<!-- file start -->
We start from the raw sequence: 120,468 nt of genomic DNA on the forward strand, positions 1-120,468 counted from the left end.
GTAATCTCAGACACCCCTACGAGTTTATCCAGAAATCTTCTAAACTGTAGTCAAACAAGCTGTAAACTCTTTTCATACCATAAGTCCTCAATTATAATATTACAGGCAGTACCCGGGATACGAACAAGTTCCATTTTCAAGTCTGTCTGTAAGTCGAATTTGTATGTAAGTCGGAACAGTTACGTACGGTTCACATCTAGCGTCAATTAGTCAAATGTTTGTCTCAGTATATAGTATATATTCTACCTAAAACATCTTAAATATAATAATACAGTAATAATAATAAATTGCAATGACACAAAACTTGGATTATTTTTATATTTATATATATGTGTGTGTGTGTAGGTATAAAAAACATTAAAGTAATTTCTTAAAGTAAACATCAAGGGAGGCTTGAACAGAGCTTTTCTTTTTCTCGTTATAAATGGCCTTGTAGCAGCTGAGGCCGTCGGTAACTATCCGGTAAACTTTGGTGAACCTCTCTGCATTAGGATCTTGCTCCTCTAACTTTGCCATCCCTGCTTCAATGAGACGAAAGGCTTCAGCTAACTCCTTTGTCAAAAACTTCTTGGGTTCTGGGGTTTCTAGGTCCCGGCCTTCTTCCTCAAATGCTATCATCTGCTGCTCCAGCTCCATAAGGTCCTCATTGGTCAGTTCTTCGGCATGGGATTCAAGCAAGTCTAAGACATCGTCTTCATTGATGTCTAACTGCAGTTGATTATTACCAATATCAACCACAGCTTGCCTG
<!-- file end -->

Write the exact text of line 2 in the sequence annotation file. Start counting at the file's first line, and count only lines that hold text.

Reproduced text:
GTAATCTCAGACACCCCTACGAGTTTATCCAGAAATCTTCTAAACTGTAGTCAAACAAGCTGTAAACTCTTTTCATACCATAAGTCCTCAATTATAATATTACAGGCAGTACCCGGGATACGAACAAGTTCCATTTTCAAGTCTGTCTGTAAGTCGAATTTGTATGTAAGTCGGAACAGTTACGTACGGTTCACATCTAGCGTCAATTAGTCAAATGTTTGTCTCAGTATATAGTATATATTCTACCTAAAACATCTTAAATATAATAATACAGTAATAATAATAAATTGCAATGACACAAAACTTGGATTATTTTTATATTTATATATATGTGTGTGTGTGTAGGTATAAAAAACATTAAAGTAATTTCTTAAAGTAAACATCAAGGGAGGCTTGAACAGAGCTTTTCTTTTTCTCGTTATAAATGGCCTTGTAGCAGCTGAGGCCGTCGGTAACTATCCGGTAAACTTTGGTGAACCTCTCTGCATTAGGATCTTGCTCCTCTAACTTTGCCATCCCTGCTTCAATGAGACGAAAGGCTTCAGCTAACTCCTTTGTCAAAAACTTCTTGGGTTCTGGGGTTTCTAGGTCCCGGCCTTCTTCCTCAAATGCTATCATCTGCTGCTCCAGCTCCATAAGGTCCTCATTGGTCAGTTCTTCGGCATGGGATTCAAGCAAGTCTAAGACATCGTCTTCATTGATGTCTAACTGCAGTTGATTATTACCAATATCAACCACAGCTTGCCTG